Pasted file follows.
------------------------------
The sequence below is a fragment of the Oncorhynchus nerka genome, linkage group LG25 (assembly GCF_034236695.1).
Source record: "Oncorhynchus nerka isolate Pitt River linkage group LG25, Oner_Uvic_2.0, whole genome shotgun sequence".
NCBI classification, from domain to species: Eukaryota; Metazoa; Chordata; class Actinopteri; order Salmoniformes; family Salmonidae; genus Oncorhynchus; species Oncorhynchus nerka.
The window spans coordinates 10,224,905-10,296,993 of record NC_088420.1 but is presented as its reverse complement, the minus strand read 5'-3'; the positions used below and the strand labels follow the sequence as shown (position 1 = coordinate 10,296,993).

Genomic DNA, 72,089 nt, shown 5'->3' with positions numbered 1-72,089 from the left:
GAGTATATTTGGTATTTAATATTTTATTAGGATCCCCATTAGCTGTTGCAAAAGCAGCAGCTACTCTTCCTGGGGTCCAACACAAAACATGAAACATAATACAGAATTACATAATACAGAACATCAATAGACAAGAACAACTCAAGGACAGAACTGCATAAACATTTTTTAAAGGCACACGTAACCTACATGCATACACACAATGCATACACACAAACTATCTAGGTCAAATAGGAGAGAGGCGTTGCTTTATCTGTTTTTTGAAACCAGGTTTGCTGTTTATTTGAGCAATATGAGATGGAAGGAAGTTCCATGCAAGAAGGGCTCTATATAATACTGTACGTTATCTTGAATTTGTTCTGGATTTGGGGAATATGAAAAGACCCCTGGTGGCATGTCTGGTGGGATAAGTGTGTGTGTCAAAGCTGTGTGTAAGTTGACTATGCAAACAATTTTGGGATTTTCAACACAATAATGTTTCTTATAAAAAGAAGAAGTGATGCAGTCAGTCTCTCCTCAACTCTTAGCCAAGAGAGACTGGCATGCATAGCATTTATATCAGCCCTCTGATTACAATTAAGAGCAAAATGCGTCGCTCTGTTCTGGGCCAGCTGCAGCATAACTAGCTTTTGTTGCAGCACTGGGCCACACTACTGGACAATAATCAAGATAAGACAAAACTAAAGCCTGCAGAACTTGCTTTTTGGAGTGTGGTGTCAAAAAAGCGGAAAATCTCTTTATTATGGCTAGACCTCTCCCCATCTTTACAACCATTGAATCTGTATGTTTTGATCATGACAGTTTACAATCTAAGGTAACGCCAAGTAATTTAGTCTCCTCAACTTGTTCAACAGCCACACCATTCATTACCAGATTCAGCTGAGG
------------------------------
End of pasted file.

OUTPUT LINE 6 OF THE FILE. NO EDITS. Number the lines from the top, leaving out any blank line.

GAGTATATTTGGTATTTAATATTTTATTAGGATCCCCATTAGCTGTTGCAAAAGCAGCAGCTACTCTTCCTGGGGTCCAACACAAAACATGAAACATAATACAGAATTACATAATACAGAACATCAATAGACAAGAACAACTCAAGGACAGAACTGCATAAACATTTTTTAAAGGCACACGTAACCTACATGCATACACACAATGCATACACACAAACTATCTAGGTCAAATAGGAGAGAGGCGTTGCTTTATCTGTTTTTTGAAACCAGGTTTGCTGTTTATTTGAGCAATATGAGATGGAAGGAAGTTCCATGCAAGAAGGGCTCTATATAATACTGTACGTTATCTTGAATTTGTTCTGGATTTGGGGAATATGAAAAGACCCCTGGTGGCATGTCTGGTGGGATAAGTGTGTGTGTCAAAGCTGTGTGTAAGTTGACTATGCAAACAATTTTGGGATTTTCAACACAATAATGTTTCTTATAAAAAGAAGAAGTGATGCAGTCAGTCTCTCCTCAACTCTTAGCCAAGAGAGACTGGCATGCATAGCATTTATATCAGCCCTCTGATTACAATTAAGAGCAAAATGCGTCGCTCTGTTCTGGGCCAGCTGCAGCATAACTAGCTTTTGTTGCAGCACTGGGCCACACTACTGGACAATAATCAAGATAAGACAAAACTAAAGCCTGCAGAACTTGCTTTTTGGAGTGTGGTGTCAAAAAAGCGGAAAATCTCTTTATTATGGCTAGACCTCTCCCCATCTTTACAACCATTGAATCTGTATGTTTTGATCATGACAGTTTACAATCTAAGGTAACGCCAAGTAATTTAGTCTCCTCAACTTGTTCAACAGCCACACCATTCATTACCAGATTCAGCTGAGG